That allowed Askew to get on VeeKay’s gearbox for a final restart, but VeeKay held him off in the final laps to complete the weekend sweep. Askew came home second, his best finish of the season, while Megennis came home third, his third podium of the year.

Thompson ended up finishing eighth.

Race 2 results are below. VeeKay now trails Thompson by only seven points.

USF2000: Kirkwood Outduels Fraga for Race 2 Win

Kyle Kirkwood came out on top in Race 2 after a race-long battle with Igor Fraga. Photo: Indianapolis Motor Speedway, LLC Photography

USF2000 also saw a driver complete a weekend sweep, as Kyle Kirkwood took his second win of the weekend, but things were not quite as straightforward in this one.

Kirkwood started eighth, and found himself in the lead after a chaotic Lap 1 saw Keith Donegan and pole sitter Kaylen Frederick overshoot Turn 3 – Donegan ended up in the tire barrier while Frederick was blocked by Donegan’s incident. It resulted in a Turn 3 pileup that also collected Dakota Dickerson – he spun in the aftermath – as well Darren Keane, Colin Kaminsky, Russell McDonough, and more.

When racing resumed, Kirkwood was immediately under threat from Igor Fraga, who quickly got by him in Turn 3.

Kirkwood then spent the rest of the race hounding Fraga at every corner, several times trying an outside pass entering Turn 3, but coming up short every time – he even came close to crashing once after locking up the brakes and overshooting the corner entry.

However, in Turn 8 in the final minutes, Kirkwood was finally able to make the winning move and pass Fraga for the lead, which he held from there to take the win.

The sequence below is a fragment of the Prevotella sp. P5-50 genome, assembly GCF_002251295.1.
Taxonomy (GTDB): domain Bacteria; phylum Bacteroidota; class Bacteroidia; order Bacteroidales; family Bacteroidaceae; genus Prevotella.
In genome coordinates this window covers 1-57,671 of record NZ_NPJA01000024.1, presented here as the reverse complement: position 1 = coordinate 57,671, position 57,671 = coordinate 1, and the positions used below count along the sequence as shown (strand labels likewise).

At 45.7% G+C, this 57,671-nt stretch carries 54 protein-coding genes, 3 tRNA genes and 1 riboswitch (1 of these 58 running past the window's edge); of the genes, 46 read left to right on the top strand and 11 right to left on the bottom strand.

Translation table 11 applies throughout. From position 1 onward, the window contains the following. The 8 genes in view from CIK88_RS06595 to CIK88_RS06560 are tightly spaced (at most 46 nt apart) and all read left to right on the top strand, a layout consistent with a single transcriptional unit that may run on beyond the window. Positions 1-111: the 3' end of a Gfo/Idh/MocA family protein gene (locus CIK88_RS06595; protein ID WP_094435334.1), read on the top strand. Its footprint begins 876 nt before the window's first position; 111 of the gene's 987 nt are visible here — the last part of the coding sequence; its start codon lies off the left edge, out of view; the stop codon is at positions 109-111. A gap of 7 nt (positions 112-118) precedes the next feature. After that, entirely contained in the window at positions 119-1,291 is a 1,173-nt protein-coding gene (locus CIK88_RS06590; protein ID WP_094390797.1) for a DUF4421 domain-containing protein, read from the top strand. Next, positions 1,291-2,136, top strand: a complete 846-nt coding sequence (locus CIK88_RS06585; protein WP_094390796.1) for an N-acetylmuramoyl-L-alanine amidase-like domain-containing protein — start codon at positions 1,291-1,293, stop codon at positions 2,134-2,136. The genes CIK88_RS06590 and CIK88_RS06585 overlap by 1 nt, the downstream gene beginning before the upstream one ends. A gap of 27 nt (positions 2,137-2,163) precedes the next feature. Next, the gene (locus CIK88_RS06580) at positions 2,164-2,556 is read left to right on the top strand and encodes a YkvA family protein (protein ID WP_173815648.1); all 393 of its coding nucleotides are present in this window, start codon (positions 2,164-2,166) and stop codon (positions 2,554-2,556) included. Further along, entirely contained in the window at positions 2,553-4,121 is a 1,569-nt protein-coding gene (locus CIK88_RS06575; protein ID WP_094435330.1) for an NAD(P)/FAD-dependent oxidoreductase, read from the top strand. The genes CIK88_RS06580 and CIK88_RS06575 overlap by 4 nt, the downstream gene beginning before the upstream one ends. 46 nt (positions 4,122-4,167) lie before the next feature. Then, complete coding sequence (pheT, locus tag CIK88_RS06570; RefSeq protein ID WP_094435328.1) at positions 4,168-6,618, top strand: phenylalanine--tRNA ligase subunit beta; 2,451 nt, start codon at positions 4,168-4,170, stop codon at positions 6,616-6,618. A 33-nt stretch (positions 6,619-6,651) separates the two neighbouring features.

Rasmus Lindh finished third after a race-long battle with Daniel Frost and Kaylen Frederick, who rebounded to run inside the top five. Frost ended up fourth, in his USF2000 debut, while Frederick went off again in Turn 3 in the final minutes and fell back to eighth. Julian Van der Watt rounded out the top five in fifth.

Results are below. Kirkwood’s championship lead now stands at an astounding 131 points over second-place Frederick.

Follow@KyleMLavigne

Ryan Hunter-Reay is all-in in bid to win second IndyCar championship

Photos: IndyCar
Leave a comment

The third time has truly been the charm for Ryan Hunter-Reay.

After back-to-back mediocre seasons in 2016 and 2017, the Fort Lauderdale, Florida resident is back where he belongs in 2018: in the hunt for what he hopes is his second Verizon IndyCar Series championship.

Hunter-Reay won the title in 2012. But he suffered through a 12th place finish in 2016 (the second-worst in his 12-year IndyCar career) and a ninth-place showing in 2017.

While he earned three podium finishes in both 2016 and 2017, he hadn’t reached victory lane since 2015.

That all changed just over two months ago when he and his Andretti Autosport team came through to take the checkered flag at Belle Isle.

Hunter-Reay celebrates after his win at Belle Isle in June.

Now, in addition to that win, Hunter-Reay has four podium finishes, his most since six each in 2012, 2013 and 2014.

And now, with four races left on the Verizon IndyCar Series schedule – starting with this Sunday’s ABC Supply 500 at Pocono Raceway – Hunter-Reay is enjoying the fruits of his success.

And he hopes there’s even more success to come in those four races, including – with the fortuitous opportunity to earn double points in the season finale at Sonoma Raceway – the potential to win his second championship.

The 2014 Indianapolis 500 winner heads to Pocono ranked fifth in the points standings, 95 points behind series leader Scott Dixon.

“I think overall we’ve been pretty strong, competitive everywhere we’ve gone,” Hunter-Reay said on Tuesday’s IndyCar media teleconference. “We’re back up at the front regularly fighting for podiums, and that’s important.

“No doubt, the past couple races have been missed opportunities (after finishing runner-up at Road America, he’s scored finishes of 19th at Iowa, 16th at Toronto seventh two weeks ago at Mid-Ohio).

“More often than not we show up at a racetrack and we’re contending. It’s been a strong season in many ways. There’s been some missed opportunities in there, no doubt. Hopefully we can close out the season.”

But Hunter-Reay also admits he’ll need some help.

Being 95 points down to Scott, what needs to happen now is we need to go on a run and he needs to start having some bad luck, some difficult races, some circumstances going against him, things like that, which it can do,” Hunter-Reay said. “You just have to keep your head down.